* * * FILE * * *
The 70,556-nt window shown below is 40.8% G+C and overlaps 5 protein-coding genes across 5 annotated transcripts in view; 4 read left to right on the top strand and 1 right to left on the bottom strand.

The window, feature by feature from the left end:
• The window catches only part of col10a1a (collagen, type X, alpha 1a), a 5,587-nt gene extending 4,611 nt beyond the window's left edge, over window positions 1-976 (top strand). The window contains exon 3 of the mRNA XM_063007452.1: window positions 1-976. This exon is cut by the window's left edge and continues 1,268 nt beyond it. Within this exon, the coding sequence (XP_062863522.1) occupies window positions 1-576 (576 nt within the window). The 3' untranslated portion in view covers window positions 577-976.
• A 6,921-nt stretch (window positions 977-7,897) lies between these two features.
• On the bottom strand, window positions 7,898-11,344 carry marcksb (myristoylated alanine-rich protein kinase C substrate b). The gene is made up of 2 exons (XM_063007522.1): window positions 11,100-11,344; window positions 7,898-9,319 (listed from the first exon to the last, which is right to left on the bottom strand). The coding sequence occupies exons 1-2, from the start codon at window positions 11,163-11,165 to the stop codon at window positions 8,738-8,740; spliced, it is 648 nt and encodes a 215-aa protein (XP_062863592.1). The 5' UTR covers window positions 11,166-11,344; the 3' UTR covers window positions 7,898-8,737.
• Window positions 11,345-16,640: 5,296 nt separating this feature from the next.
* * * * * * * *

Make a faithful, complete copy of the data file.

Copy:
The 70,556-nt window shown below is 40.8% G+C and overlaps 5 protein-coding genes across 5 annotated transcripts in view; 4 read left to right on the top strand and 1 right to left on the bottom strand.

The window, feature by feature from the left end:
• The window catches only part of col10a1a (collagen, type X, alpha 1a), a 5,587-nt gene extending 4,611 nt beyond the window's left edge, over window positions 1-976 (top strand). The window contains exon 3 of the mRNA XM_063007452.1: window positions 1-976. This exon is cut by the window's left edge and continues 1,268 nt beyond it. Within this exon, the coding sequence (XP_062863522.1) occupies window positions 1-576 (576 nt within the window). The 3' untranslated portion in view covers window positions 577-976.
• A 6,921-nt stretch (window positions 977-7,897) lies between these two features.
• On the bottom strand, window positions 7,898-11,344 carry marcksb (myristoylated alanine-rich protein kinase C substrate b). The gene is made up of 2 exons (XM_063007522.1): window positions 11,100-11,344; window positions 7,898-9,319 (listed from the first exon to the last, which is right to left on the bottom strand). The coding sequence occupies exons 1-2, from the start codon at window positions 11,163-11,165 to the stop codon at window positions 8,738-8,740; spliced, it is 648 nt and encodes a 215-aa protein (XP_062863592.1). The 5' UTR covers window positions 11,166-11,344; the 3' UTR covers window positions 7,898-8,737.
• Window positions 11,345-16,640: 5,296 nt separating this feature from the next.